Inside the observatory, after viewing a film about Johnston, the eruption, and the aftermath, the curtains in the theater rose to reveal windows with a direct view of the crater and the scoured landscape in front of it. It was a forceful moment, as my film-oriented academic understanding of the eruption was again replaced with a gut-level, instinctual comprehension of the scope of the event.

We left the observatory in mid-afternoon and drove to Coldwater Lake, spreading out to hike along the shore. Even here, on the far side of Johnston Ridge, the power of the mountain was evident. Barren brown ridges, still covered in matchstick-like trees blown down by the eruption, surrounded the deep blue waters. Along the shore, alder and other shrubs – still the first wave of succession – grew thick and low, obscuring the view of Mt. St. Helens above Johnston Ridge.

I was near the front of the group with Professor Scott Burns when, at 3:13 pm, shouts filtered up from the rear: “Professor Burns, come quick!”

Turning around, I expected to find out that someone had hurt themselves, or had seen something unusual. It was the latter. At a clearing near the lake’s outlet, the alder parted for a view of Mt. St. Helens, and from the volcano’s jagged rim a dirty white cloud expanded in the air like a time-lapse thunderhead gathering strength. The volcano was erupting.

A bus-load of geology students went into full geek mode. Professor Burns began an impromptu lecture as the ash-cloud gained height and spilled out of the crater. For the next ten or fifteen minutes, the plume – filled with gray ash and white steam – rose two thousand feet above the mountain and spread west in the wind. But the eruption was short-lived, and as the plume began to disperse, we wandered back towards the bus.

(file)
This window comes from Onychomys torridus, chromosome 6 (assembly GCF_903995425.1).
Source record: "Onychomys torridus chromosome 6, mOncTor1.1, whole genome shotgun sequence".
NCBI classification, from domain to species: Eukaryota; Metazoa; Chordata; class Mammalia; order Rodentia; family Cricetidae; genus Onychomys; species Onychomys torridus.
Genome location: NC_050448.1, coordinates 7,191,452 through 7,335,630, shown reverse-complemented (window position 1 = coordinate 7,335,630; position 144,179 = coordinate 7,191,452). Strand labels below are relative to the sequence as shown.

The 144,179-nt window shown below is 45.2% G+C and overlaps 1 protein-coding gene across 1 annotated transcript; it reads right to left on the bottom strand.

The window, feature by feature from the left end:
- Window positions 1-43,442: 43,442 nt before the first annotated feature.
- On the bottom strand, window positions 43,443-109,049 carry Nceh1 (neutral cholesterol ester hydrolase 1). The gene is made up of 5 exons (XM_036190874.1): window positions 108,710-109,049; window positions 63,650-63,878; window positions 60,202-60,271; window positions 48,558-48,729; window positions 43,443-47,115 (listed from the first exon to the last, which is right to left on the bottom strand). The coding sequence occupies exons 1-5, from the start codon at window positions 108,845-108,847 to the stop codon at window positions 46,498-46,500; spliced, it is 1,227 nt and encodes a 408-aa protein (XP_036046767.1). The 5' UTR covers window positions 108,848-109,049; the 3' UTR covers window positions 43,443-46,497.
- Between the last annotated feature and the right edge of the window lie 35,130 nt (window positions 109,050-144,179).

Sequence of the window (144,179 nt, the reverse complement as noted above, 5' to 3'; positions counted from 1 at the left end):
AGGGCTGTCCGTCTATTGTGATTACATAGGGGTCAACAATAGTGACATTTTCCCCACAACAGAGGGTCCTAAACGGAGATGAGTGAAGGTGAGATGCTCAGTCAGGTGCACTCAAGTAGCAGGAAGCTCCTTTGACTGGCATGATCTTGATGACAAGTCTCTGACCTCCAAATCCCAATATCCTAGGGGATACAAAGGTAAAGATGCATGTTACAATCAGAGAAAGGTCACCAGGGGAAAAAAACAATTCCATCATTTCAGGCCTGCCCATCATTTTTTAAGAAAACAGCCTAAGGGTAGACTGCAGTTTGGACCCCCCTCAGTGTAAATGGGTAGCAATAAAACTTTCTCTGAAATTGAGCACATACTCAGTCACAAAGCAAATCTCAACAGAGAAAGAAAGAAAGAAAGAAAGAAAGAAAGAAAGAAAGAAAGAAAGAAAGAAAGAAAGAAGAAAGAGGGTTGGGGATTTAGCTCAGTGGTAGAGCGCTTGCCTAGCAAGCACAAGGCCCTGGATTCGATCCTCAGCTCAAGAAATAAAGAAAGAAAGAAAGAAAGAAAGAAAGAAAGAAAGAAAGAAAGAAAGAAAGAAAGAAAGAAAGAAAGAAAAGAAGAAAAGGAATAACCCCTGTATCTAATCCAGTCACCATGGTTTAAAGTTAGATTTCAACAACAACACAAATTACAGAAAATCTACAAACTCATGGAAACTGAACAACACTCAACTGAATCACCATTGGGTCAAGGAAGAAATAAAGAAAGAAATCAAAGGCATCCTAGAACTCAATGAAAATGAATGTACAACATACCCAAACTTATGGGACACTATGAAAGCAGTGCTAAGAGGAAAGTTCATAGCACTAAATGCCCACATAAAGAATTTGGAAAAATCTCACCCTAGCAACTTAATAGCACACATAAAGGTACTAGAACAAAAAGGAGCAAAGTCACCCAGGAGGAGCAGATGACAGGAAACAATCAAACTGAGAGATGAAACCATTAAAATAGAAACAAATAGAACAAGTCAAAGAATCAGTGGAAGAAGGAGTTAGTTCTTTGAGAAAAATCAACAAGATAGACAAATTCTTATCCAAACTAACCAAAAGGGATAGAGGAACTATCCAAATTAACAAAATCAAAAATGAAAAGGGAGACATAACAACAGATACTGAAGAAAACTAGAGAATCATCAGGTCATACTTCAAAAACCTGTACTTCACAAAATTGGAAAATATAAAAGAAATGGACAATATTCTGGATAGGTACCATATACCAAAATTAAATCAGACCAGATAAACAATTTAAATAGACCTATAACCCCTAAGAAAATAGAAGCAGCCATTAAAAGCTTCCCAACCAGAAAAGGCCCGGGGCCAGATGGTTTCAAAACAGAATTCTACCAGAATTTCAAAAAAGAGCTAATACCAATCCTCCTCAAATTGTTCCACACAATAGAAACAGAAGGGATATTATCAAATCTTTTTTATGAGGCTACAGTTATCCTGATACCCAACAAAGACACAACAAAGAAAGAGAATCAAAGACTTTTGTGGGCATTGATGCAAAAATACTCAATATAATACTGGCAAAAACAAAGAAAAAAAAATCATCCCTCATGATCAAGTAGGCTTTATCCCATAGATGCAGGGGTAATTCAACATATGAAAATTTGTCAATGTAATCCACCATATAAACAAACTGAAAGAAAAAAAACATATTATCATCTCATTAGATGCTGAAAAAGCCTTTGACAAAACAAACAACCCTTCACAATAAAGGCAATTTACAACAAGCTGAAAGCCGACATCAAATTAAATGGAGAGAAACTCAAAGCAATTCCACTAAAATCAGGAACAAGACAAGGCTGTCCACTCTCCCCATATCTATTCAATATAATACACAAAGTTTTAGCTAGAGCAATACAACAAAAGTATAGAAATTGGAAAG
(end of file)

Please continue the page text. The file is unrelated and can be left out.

It’s hard to say what it was like to witness this. I found out later that a magnitude 3.5 earthquake shook the nascent dome, collapsed a spire of rock, and caused the small eruption. I never felt the quake, and I was never in danger; the eruption never truly left the crater and ejected only steam and ash. But it was exhilarating all the same – and yet, rather anticlimactic.

I’d previously seen ash clouds from minor eruptions all the way from Portland, but I’d never been so close. And while this eruption was hardly anticipated, it felt removed. I stood on the cool shore of a large lake, with a fresh breeze shaking the alder leaves, and watched what might as well have been a cloud for fifteen minutes. There was no explosion, no ash-fall, no tremor in the earth. It’s hard to feel endangered at such a distance, especially in a crowd of professors and college kids more excited to take photographs than to consider the rarity and meaning of what they were aiming their cameras at. To take a photograph is said to steal a soul; in times like this, I’d argue that it steals your own.

As a group, we’d grown up on the 1980 eruption. Even if we weren’t alive then, or weren’t living in the northwest, we’d still studied that event and had, just half an hour before, been at the edge of the precipice. That was fresh in our minds, but hidden somewhat behind ridges of stone and familiarity. My background knowledge somehow dulled the emotional impact of what I saw – it removed the mystery, the edge. I can’t speak for everyone, of course, and I’m not saying I wasn’t excited. All I can say is that my excitement was more of an academic sort, full of intellectual perambulations quite opposite the hysterical running a larger eruption would’ve produced.

In short, and in retrospect, I’ve been looking forward to writing this story because it’s almost more exciting to tell it than it was to be there – I saw Mt. St. Helens erupt! I lived through a volcanic eruption! Have you ever lived through a volcanic eruption? I was just a few miles away as the ash cloud rose higher and higher!